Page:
Work tips: Manufacturing structure

Academia is flexible. Both in terms of the prescribed working hours (of which at times there are many, but they can happen whenever you like), and the things you do within those hours. In many ways, this is both a blessing and a curse. As someone who loves organising their own time and hates being told what to do, I mostly consider it a selling point. And the ability to sip my coffee slowly in the morning while my partner rushes off to their industry job is, well, a perk. However, it also means that, since pretty much everything runs off self-motivation and self-inforcement, if you’re in the middle of a motivational dip, even getting to work in the morning, and everything from there, requires disproportionate feats of willpower.

As such, for me, a big part of getting work done relies on manufacturing structure. Sometimes it’s focused around real deadlines, but often it’s arbitrary – I set myself checkpoints and deadlines, and fabricate emergencies, in order to get a reliable work output. The basics of this are pretty universal – breaking things down into smaller chucks, making timelines, assigning clear time limits for tasks I hate (“I’ll do exactly 15 mins of admin, then allow myself to do fun thing x” is better than procrastinating about doing admin all afternoon). The systems themselves have varied enormously though. Since repetition bores me (another perk of a science job: it’s a job in which you’re constantly learning new things, making it habitable for people like me), it means that I will invent a system, use it for maybe a month or two, get bored of it, then invent another system. So, January might be “I handwrite my tasks in the morning on a piece of A4 paper, then tick them off as I go along” month, while March turns into “3 work tasks on a colourful A5 piece of paper, and a smiley sticker for every 20 mins of work I do”. In case anyone’s interested, this month happens to be “Big Word document with all my tasks ever, and I pick out a ‘major’ + a few ‘minor’ things to focus on each day”. However, this month I have some extra help, which is exciting enough to make me dedicate a whole blog post to structure.

I recently came across an iPhone app called 30/30. I declare no conflict of interest, and either way, the app is free (full functionality, no adverts – they make money from selling people cute optional extra icons). The concept is really simple – you assign a set of tasks, with time for each one (e.g. sort email 10 mins, write manuscript 30 min, work break 8 mins), and it cycles through them continuously, sounding an alarm when your task time runs out, and you’re supposed to move on to the next one. I didn’t realise it would make much of a difference to me, since I thought this is pretty much what I do already – I assign time to tasks, then go and do them. However, I’m finding that it’s making a massive difference to my productivity. I think the reason for this is that when I’m ‘self-policing’, a part of my focus is actually dedicated to planning ahead, looking at the clock, trying to make sure I don’t lose track of time, etc. Or, you know, it isn’t, and then my schedule falls apart, and the 10 mins that was supposed to be spent sorting emails expands to an hour. With using the app, there is an external signal that I know will go off, so I can actually dedicate the entirety of my brain to the actual task at hand. This is super useful, since some of my favourite science tasks (reading literature, writing, analysis) are really immersive. And also, since there’s an actual allocated time for things like email, I don’t find myself sneaking a peek at it every few mins during my research time. It’s not meant to be super restrictive – if there’s a task I’m really into, I just pause the timer and go for it. However, for the great majority of the time, structure helps me channel my energy in a productive way, and it’s definitely a safety net for times when things aren’t going all that smoothly. For people without an iPhone or similar, while the interface will be less shiny, the same system can probably be replicated with a piece of paper and a timer.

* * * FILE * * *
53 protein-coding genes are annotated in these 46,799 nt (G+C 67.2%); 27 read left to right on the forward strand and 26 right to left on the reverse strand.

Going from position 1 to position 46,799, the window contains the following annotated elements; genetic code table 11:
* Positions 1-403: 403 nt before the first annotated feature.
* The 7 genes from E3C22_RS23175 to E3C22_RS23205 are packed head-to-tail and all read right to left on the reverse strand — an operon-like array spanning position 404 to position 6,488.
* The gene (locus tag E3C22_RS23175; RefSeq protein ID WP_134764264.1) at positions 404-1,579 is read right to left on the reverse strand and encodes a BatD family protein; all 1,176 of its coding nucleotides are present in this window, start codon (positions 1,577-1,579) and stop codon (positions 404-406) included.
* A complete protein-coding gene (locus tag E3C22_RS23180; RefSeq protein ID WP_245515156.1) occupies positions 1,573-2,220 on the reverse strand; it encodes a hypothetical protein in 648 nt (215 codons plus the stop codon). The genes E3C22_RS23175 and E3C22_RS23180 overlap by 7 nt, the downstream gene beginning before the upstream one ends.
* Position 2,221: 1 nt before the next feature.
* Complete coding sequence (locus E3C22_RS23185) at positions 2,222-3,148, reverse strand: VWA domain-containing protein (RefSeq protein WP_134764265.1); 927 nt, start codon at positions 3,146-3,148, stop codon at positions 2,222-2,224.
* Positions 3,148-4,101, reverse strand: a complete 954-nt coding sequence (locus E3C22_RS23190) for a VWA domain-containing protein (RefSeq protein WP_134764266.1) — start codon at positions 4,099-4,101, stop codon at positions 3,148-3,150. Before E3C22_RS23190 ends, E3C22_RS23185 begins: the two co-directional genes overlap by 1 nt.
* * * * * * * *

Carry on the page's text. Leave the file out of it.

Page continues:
Since I’m on the subject of productivity in science – here’s an awesome blog about it that I came across recently:

How about you guys? How do you organise your time? What tips do you find helpful?